The E-2C Hawkeye proved an extremely reliable and versatile aircraft. After undergoing significant radar and systems upgrades, the airframe was ready for another step. The Group I Hawkeye provided a transitional airframe with more powerful T56-427 engines to carry the increasing aircraft weight. The Group II Hawkeye was introduced in 1992 with revolutionary improvements in tracking, display, and detection married to the new JTIDS system and satellite communications. The "Hawkeye 2000" continued the legacy of cutting edge AEW, as it expanded the Hawkeye's role as the critical node in battlespace management, power projection, amphibious warfare, and fleet defense.

Hawkeye 2000 with increased AEW capabilities was introduced to the fleet starting in September 2001.

In September 2005 COMAEWWINGPAC and COMAEWWINGLANT became COMACCLOGWING through the merging of both Pacific and Atlantic E-2 and C-2 Wings.

The E-2D Advanced Hawkeye (AHE) is the newest variant of the E-2 aircraft platform. It features a state-of-the-art radar with a two-generation leap in capability and upgraded aircraft systems that will improve supportability and increase readiness. VAW-125 became the first E-2D squadron in January 2014.

As the first Hawkeye squadron to transition to E-2D, VAW-125, completed a homeport move from NS Norfolk, VA to MCAS Iwakuni, Japan, replacing VAW-115 as the FDNF E-2 squadron in 2017.

The U.S. Navy strives to continuously implement improvements to aircraft. In the near future, the E-2D with aerial refueling (AR) capability will achieve initial operational capability (IOC). With AR, the all-weather, carrier-based tactical battle management airborne early warning and command & control aircraft will have the ability to remain airborne to the limits of the aircrew and airframe endurance.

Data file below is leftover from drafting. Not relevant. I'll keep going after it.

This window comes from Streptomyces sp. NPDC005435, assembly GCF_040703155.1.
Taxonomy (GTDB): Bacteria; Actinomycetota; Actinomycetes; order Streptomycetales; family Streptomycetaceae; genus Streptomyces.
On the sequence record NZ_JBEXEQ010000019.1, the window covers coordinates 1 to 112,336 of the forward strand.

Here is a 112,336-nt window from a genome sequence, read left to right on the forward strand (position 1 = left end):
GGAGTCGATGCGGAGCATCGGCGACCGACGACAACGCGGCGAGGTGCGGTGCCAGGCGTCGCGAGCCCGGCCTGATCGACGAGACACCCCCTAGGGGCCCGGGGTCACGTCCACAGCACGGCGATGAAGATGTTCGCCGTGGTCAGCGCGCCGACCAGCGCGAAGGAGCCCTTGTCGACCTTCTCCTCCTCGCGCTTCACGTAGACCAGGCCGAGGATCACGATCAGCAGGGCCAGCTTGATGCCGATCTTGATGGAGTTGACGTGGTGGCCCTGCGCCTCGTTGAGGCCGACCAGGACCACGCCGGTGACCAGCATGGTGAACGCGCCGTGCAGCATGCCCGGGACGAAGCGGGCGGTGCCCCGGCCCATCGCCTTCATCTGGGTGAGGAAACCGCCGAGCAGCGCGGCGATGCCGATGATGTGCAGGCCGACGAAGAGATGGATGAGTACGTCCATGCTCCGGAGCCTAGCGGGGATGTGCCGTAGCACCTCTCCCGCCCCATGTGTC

VRC-40 was established on 1 July 1960 at NAS Norfolk, VA with the mission of Carrier Onboard delivery (COD). Its original complement was 20 officers, 94 enlisted, and 10 aircraft. Within weeks, six of the squadron's Grumman TF-1s (later redesignated C-1s) were embarked aboard USS WASP. VR-30 was established on 1 October 1966 and redesignated VRC-30 on 1 October 1978. By November 1970, VR-30 flew the first Grumman C-2A COD flights and embarked on USS ENTERPRISE for the Philippines. COD flights provide the fleet with numerous capabilities from the ability to receive critical spare parts to medically evacuating sick or injured personnel. CODs have also been used for Humanitarian Assistance/Disaster Relief efforts. Over the years, the CODs of VRC-30 and VRC-40 have flown countless missions transporting everything from distinguished visitors to the mail on and off aircraft carriers.

In 2015, CMV-22B Fleet Introduction Team was established to introduce the CMV-22B to replace the C-2A for the COD mission. The Navy's first CMV-22B began production in May 2018. The versatility of the CMV-22B offers exciting new opportunities for the COD mission and will further strengthen the operational capability of the fleet.

ACCLW continues to help lead the U.S. Navy in implementing innovative systems to increase the capabilities of Carrier Strike Groups. In addition to introducing the CMV-22B and integrating the E-2D into the fleet, the wing is leading the way in bringing the MQ-25 Stingray to the fleet.